Bladder cancer stage and outcome by array-based comparative genomic hybridization

Ekaterini Blaveri, Jeremy L. Brewer, Ritu Roydasgupta, Jane Fridlyand, Sandy Devries, Theresa Koppie, Sunanda Pejavar, Kshama Mehta, Peter Carroll, Jeff P. Simko, Frederic M. Waldman

Research output: Contribution to journalArticlepeer-review

151 Scopus citations


Purpose: Bladder carcinogenesis is believed to follow alternative pathways of disease progression driven by an accumulation of genetic alterations. The purpose of this study was to evaluate associations between measures of genomic instability and bladder cancer clinical phenotype. Experimental Design: Genome-wide copy number profiles were obtained for 98 bladder tumors of diverse stages (29 pTa, 14 PT1, 55 pT2-4) and grades (21 low-grade and 8 high-grade superficial tumors) by array-based comparative genomic hybridization (CGH). Each array contained 2,464 bacterial artificial chromosome and P1 clones, providing an average resolution of 1.5 Mb across the genome. A total of 54 muscle-invasive cases had follow-up information available. Overall outcome analysis was done for patients with muscle-invasive tumors having "good" (alive >2 years) versus "bad" (dead in <2 years) prognosis. Results: Array CGH analysis showed significant increases in copy number alterations and genomic instability with increasing stage and with outcome. The fraction of genome altered (FGA) was significantly different between tumors of different stages (pTa versus pT1, P = 0.0003; pTa versus pT2-4, P = 0.02; and pT1 versus pT2-4, P = 0.03). Individual clones that differed significantly between different tumor stages were identified after adjustment for multiple comparisons (false discovery rate < 0.05). For muscle-invasive tumors, the FGA was associated with patient outcome (bad versus good prognosis patients, P = 0.002) and was identified as the only independent predictor of overall outcome based on a multivariate Cox proportional hazards method. Unsupervised hierarchical clustering separated "good" and "bad" prognosis muscle-invasive tumors into clusters that showed significant association with FGA and survival (Kaplan-Meier, P = 0.019). Supervised tumor classification (prediction analysis for microarrays) had a 71% classification success rate based on 102 unique clones. Conclusions: Array-based CGH identified quantitative and qualitative differences in DNA copy number alterations at high resolution according to tumor stage and grade. Fraction genome altered was associated with worse outcome in muscle-invasive tumors, independent of other clinicopathologic parameters. Measures of genomic instability add independent power to outcome prediction of bladder tumors.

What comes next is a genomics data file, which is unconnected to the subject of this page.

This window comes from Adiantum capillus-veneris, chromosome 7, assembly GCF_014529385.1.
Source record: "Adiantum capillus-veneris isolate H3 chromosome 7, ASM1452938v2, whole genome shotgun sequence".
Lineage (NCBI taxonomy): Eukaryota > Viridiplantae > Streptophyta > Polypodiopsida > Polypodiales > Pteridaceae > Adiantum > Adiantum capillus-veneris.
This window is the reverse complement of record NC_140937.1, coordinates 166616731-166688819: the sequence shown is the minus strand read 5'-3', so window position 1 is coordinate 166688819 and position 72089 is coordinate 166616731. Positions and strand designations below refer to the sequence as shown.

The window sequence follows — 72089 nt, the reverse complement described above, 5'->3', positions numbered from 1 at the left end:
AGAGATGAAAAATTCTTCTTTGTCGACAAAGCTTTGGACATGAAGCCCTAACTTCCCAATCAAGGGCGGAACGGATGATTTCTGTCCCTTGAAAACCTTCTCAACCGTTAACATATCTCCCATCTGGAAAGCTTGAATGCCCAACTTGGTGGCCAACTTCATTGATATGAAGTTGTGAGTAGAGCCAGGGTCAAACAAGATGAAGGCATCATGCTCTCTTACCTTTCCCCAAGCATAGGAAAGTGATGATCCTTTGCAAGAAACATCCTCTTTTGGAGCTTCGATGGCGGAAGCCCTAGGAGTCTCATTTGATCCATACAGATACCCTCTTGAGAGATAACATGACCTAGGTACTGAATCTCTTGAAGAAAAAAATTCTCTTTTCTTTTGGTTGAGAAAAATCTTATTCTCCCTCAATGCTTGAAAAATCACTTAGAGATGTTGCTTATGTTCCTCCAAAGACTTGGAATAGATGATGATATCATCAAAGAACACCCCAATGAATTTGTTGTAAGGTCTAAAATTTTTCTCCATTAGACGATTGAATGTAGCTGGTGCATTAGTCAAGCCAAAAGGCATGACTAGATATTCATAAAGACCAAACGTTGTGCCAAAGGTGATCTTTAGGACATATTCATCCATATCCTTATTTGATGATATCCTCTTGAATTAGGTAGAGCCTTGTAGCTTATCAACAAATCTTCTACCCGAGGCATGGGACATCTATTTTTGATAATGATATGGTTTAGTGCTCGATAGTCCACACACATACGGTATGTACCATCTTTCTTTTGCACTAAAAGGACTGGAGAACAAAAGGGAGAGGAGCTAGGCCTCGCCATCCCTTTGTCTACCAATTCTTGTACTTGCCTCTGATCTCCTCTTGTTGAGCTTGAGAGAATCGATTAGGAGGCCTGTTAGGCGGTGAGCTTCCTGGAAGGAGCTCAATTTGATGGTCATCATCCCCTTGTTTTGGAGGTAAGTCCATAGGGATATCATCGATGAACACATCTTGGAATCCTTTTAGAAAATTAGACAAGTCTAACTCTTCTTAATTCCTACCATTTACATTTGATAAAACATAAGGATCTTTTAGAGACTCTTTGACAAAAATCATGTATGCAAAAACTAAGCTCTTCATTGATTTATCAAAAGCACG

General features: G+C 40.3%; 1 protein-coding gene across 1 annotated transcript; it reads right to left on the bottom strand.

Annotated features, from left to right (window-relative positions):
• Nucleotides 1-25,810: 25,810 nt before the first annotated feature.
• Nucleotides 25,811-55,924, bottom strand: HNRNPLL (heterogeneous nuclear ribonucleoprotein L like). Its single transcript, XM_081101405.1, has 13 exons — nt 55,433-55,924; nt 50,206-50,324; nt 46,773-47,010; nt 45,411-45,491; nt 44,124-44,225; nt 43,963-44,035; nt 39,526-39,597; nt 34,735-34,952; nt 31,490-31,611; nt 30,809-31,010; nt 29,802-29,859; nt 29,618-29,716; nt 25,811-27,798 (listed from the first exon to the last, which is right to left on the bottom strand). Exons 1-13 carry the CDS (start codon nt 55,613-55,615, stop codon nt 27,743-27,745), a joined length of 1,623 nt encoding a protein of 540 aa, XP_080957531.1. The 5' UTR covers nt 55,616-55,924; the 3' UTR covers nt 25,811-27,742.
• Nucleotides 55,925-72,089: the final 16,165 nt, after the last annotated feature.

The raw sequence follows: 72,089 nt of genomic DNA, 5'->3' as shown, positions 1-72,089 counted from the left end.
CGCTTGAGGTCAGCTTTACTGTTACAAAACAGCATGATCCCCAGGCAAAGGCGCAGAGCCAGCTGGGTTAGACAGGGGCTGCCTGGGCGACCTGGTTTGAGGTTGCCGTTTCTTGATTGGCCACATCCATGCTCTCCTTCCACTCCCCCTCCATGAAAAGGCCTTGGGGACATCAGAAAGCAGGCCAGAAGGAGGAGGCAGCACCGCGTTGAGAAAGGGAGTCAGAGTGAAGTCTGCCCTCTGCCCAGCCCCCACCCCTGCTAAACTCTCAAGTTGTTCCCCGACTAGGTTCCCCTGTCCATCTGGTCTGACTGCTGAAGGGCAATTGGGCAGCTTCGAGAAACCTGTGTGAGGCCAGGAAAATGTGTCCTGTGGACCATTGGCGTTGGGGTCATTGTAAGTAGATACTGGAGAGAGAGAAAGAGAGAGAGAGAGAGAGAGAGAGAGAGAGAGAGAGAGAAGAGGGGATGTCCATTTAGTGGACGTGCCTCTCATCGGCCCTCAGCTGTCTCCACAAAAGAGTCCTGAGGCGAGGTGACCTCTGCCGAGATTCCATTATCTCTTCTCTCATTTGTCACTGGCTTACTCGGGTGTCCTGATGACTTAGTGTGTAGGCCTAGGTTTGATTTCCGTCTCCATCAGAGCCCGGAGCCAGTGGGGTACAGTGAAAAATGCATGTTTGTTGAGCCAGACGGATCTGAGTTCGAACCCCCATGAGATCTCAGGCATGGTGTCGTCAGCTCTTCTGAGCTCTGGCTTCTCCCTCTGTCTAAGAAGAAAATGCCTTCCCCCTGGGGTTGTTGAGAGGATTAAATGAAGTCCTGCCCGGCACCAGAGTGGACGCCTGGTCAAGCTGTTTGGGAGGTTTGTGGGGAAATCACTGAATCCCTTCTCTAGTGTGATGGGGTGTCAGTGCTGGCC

Original languageEnglish (US)
Pages (from-to)7012-7022
Number of pages11
JournalClinical Cancer Research
Issue number19 I
StatePublished - Oct 1 2005
Externally publishedYes

ASJC Scopus subject areas

  • Oncology
  • Cancer Research


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